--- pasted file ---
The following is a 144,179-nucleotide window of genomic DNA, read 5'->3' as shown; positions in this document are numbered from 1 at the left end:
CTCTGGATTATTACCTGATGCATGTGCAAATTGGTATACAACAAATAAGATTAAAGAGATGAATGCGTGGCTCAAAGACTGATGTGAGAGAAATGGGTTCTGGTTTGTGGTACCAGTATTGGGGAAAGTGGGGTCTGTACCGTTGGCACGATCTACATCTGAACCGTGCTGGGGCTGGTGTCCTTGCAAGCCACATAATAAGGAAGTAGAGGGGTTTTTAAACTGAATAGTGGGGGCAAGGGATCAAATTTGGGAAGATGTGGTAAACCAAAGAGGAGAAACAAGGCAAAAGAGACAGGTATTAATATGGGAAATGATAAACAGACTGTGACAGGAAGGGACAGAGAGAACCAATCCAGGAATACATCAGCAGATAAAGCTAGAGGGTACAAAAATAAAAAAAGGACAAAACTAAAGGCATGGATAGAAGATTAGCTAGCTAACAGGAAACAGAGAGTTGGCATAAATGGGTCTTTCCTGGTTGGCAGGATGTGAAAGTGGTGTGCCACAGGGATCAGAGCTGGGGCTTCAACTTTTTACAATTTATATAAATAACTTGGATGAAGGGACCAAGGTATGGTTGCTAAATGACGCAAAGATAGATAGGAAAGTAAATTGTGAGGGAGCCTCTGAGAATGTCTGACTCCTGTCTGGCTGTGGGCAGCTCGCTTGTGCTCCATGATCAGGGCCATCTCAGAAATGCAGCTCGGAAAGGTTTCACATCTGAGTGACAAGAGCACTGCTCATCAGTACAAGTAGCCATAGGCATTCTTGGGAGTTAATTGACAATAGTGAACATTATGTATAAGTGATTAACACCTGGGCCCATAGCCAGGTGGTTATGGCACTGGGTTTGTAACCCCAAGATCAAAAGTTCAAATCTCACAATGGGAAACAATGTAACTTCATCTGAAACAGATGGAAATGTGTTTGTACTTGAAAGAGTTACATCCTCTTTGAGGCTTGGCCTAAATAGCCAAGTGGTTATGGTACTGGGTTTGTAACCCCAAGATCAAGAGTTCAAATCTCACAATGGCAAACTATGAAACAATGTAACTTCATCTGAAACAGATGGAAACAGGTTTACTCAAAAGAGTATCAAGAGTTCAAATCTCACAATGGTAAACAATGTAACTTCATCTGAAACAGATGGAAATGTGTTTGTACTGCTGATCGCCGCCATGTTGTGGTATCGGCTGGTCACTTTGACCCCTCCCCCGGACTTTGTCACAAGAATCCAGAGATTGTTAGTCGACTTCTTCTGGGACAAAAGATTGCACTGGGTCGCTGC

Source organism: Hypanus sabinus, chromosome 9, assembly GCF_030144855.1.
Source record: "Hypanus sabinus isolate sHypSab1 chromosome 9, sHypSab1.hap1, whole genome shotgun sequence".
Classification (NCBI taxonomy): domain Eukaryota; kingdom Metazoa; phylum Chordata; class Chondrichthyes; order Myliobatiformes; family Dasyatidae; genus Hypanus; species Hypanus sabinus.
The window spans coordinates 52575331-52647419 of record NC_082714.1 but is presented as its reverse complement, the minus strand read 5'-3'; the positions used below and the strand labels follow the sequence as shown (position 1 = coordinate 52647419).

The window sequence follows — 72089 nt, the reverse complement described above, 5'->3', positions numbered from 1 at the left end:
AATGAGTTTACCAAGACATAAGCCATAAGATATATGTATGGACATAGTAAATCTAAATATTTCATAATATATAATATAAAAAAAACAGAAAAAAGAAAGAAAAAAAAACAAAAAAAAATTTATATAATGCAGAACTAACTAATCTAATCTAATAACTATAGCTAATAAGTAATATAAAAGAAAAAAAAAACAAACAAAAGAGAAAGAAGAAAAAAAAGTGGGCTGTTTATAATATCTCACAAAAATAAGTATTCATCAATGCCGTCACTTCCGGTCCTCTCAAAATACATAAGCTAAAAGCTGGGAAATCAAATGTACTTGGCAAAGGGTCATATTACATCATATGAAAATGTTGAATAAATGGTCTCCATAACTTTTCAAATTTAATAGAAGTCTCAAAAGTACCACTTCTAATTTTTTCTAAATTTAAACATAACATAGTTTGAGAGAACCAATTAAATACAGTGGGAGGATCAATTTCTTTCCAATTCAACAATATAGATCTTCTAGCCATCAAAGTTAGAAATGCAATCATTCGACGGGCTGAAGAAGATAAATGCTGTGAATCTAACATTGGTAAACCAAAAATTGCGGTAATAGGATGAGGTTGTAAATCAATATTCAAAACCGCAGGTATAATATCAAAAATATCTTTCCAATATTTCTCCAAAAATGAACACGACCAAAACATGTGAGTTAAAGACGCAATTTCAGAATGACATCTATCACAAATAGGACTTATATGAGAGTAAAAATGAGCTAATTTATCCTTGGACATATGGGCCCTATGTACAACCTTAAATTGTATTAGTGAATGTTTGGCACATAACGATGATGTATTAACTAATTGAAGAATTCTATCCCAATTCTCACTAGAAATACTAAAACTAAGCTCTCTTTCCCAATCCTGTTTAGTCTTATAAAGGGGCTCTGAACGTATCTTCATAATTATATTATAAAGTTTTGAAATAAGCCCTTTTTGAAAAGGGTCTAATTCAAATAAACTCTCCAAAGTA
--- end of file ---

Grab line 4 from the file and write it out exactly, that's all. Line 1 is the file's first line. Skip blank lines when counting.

Source record: "Hypanus sabinus isolate sHypSab1 chromosome 9, sHypSab1.hap1, whole genome shotgun sequence".